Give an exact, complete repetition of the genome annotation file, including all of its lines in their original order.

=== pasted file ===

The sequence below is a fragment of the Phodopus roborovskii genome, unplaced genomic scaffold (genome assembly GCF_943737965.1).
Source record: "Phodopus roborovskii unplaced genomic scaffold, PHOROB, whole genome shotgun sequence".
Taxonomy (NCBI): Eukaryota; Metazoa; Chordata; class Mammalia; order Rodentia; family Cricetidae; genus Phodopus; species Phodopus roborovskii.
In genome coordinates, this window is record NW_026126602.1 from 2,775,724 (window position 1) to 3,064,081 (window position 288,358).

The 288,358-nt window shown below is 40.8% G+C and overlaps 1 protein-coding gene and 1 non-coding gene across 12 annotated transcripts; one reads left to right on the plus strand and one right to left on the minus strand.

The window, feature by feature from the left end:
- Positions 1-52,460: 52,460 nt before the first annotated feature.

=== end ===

The sequence below is a fragment of the Phodopus roborovskii genome, unplaced genomic scaffold (genome assembly GCF_943737965.1).
Source record: "Phodopus roborovskii unplaced genomic scaffold, PHOROB, whole genome shotgun sequence".
Taxonomy (NCBI): Eukaryota; Metazoa; Chordata; class Mammalia; order Rodentia; family Cricetidae; genus Phodopus; species Phodopus roborovskii.
In genome coordinates, this window is record NW_026126602.1 from 2,775,724 (window position 1) to 3,064,081 (window position 288,358).

The 288,358-nt window shown below is 40.8% G+C and overlaps 1 protein-coding gene and 1 non-coding gene across 12 annotated transcripts; one reads left to right on the plus strand and one right to left on the minus strand.

The window, feature by feature from the left end:
- Positions 1-52,460: 52,460 nt before the first annotated feature.